The Useful Duck!

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Thursday, April 28, 2011

I remove the Engine on the 2-155 again and attempt to be a troll. I fail at trolling...

So the 2-155 started leaking oil out the rear main seal the other day. Perhaps leaking doesn't really give you a good picture. One gallon per 17 acres is more than a leak it is dust control. If there was any dust. It probably qualifies as a HAZMAT situation.
Yesterday we pulled the engine. Actually it was Wednesday evening. My friend Eddie came over to give me a hand. His name is not really Eddy but dad got confused and started calling him Eddie and it was easier to just change his name than to explain what it really was.
But, I digress.
In a couple hours we had the hood and radiator off and the bell housing unbolted. There is a special tool that holds the PTO shaft in the 3-speed housing so it doesn't come out with the engine. I couldn't find the tool (it was exactly in the correct drawer where it should be I just could see it because I am mentally challenged...) so we decided to try pulling it without.
I blocked up the 3spd with wood blocks and slid the engine ahead on the motor mounts. There is a protrusion from the front right side of a Hercules engine that keeps the engine from going ahead enough to lift straight out. You have to lift the front of the engine up and that puts a bind on the PTO shaft so it stuck in the engine hub.
I quit and went to bed.
Yesterday morning my brother and I finished the job. I slid the engine back together with the three speed, removed the fuel tank and all the little lines and wires and crap that I didn't want to remove and we pulled the engine and three-speed together.  This time when I had to lift the front of the engine the PTO stuck in the transmission hub. So... I unbolted the three-speed and the engine came free.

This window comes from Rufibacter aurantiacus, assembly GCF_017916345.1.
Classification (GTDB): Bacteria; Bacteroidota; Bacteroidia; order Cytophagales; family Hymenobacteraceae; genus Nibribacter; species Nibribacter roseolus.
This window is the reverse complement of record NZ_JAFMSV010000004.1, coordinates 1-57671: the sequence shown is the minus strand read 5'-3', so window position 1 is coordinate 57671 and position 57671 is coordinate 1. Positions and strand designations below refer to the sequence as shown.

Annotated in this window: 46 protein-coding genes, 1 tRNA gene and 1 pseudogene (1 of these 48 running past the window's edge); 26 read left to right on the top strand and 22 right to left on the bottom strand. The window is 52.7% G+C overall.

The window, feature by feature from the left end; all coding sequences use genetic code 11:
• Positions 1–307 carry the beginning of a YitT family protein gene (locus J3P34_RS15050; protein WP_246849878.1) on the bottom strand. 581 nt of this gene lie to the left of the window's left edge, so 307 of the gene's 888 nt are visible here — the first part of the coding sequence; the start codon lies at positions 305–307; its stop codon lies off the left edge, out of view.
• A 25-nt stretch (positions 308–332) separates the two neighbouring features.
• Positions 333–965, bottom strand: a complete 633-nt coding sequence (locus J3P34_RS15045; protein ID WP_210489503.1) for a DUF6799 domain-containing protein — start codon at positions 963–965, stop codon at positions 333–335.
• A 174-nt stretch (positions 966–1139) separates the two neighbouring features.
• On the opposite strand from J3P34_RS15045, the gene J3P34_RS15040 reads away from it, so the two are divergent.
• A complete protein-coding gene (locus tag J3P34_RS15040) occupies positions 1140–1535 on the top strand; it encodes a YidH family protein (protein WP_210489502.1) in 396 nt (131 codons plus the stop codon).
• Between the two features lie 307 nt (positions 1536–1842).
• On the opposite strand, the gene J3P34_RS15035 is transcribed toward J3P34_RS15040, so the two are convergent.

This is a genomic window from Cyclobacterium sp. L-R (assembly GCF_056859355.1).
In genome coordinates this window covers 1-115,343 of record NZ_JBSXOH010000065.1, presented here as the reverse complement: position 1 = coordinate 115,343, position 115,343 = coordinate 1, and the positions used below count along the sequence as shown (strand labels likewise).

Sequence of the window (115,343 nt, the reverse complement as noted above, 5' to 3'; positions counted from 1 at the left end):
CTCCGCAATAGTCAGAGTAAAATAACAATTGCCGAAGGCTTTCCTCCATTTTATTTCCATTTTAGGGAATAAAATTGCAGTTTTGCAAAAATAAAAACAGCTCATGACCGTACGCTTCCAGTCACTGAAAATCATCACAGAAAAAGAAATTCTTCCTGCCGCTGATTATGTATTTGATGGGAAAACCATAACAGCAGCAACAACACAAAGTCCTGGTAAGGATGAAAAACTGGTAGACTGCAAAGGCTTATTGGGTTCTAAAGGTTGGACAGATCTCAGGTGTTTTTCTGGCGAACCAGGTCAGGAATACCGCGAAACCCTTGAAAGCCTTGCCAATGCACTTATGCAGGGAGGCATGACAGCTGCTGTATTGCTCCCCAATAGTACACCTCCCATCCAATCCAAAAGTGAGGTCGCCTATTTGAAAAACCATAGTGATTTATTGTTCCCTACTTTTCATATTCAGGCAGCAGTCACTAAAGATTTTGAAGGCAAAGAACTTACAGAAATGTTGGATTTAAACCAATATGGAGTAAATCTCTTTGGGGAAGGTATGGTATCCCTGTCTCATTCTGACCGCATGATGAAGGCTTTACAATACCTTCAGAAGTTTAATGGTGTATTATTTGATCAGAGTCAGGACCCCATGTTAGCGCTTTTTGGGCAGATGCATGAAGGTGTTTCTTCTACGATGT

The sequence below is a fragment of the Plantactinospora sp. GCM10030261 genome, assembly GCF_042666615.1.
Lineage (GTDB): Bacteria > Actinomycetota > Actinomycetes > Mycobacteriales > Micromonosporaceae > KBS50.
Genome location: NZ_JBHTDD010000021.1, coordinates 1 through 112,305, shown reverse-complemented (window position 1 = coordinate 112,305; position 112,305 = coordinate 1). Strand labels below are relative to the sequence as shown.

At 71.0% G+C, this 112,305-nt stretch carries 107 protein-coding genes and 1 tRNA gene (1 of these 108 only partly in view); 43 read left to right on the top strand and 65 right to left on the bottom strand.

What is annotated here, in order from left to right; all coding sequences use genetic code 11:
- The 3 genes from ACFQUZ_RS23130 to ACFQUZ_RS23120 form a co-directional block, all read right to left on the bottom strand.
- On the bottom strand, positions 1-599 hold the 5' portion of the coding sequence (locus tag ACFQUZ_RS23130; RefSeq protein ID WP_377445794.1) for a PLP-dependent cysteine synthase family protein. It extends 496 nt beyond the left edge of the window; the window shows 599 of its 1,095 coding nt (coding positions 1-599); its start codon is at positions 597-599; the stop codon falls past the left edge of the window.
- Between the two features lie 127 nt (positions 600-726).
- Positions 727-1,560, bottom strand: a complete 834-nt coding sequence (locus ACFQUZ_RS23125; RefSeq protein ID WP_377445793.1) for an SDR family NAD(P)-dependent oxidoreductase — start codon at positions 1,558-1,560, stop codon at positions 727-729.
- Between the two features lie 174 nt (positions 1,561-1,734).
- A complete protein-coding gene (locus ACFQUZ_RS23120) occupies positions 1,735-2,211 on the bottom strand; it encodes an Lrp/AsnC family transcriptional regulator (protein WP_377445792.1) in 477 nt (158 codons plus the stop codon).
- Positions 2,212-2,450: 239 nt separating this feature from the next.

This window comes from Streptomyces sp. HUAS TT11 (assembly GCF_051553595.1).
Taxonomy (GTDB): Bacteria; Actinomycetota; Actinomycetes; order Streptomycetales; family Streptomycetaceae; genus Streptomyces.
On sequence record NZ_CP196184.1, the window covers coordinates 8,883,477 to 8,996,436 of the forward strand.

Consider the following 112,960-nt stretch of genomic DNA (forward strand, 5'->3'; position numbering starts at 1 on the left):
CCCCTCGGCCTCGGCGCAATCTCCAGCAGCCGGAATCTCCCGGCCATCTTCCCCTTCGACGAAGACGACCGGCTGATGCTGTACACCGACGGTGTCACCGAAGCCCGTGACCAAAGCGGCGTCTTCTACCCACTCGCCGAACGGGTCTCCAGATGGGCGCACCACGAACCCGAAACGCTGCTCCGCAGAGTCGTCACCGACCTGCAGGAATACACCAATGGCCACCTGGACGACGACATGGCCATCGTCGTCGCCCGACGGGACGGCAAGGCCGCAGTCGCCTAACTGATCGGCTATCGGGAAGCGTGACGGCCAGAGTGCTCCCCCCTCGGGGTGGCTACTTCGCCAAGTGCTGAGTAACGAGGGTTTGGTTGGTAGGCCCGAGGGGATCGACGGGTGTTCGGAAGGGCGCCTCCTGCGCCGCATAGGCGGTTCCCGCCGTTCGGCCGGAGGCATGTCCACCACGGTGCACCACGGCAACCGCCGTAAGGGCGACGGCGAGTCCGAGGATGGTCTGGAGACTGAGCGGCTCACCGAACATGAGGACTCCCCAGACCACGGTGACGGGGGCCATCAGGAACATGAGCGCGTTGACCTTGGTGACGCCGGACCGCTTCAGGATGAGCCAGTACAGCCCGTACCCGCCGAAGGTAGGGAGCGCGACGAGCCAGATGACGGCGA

I got the flywheel off and could see that the rear main seal had come out of its housing. This is a bit of a puzzle. I put a prybar under the end of the crank and pried up. The whole crankshaft moved.
I said, "oh shucks..."
Anyway....
I went to CarQuest and got some putty that you can used to measure clearances. It is a little thin strip. You unbolt the main bearing and put a strip of "plasti-gauge" on the crank. Then you torque the bearing back down to specs. Then you take the bearing back off and you compare the width of the squished plastic putty to a chart on the package and it tells you the clearance. It showed .004" which is with in clearances.
I was still worried so I called my friend Mel at the coast. He is a genius and a fountain of arcane mechanical information. If only it were possible to down load his brain into a data base. You wouldn't want to do that with my brain. You would get a lot of info that sounded almost right but was actually wrong. And a lot of lyrics to really bad and really old country western songs...
But I digress,
Mel pointed out that I was only measuring part of the clearance as I needed to push the crank up against the top bearing. I needed to put a piece of cardboard (like a business card), in the adjacent mainbearing and torque it to specs, and force the crank up tight against the top bearing.
I did this and my clearance dropped to .005" which is at the end of the tolerances.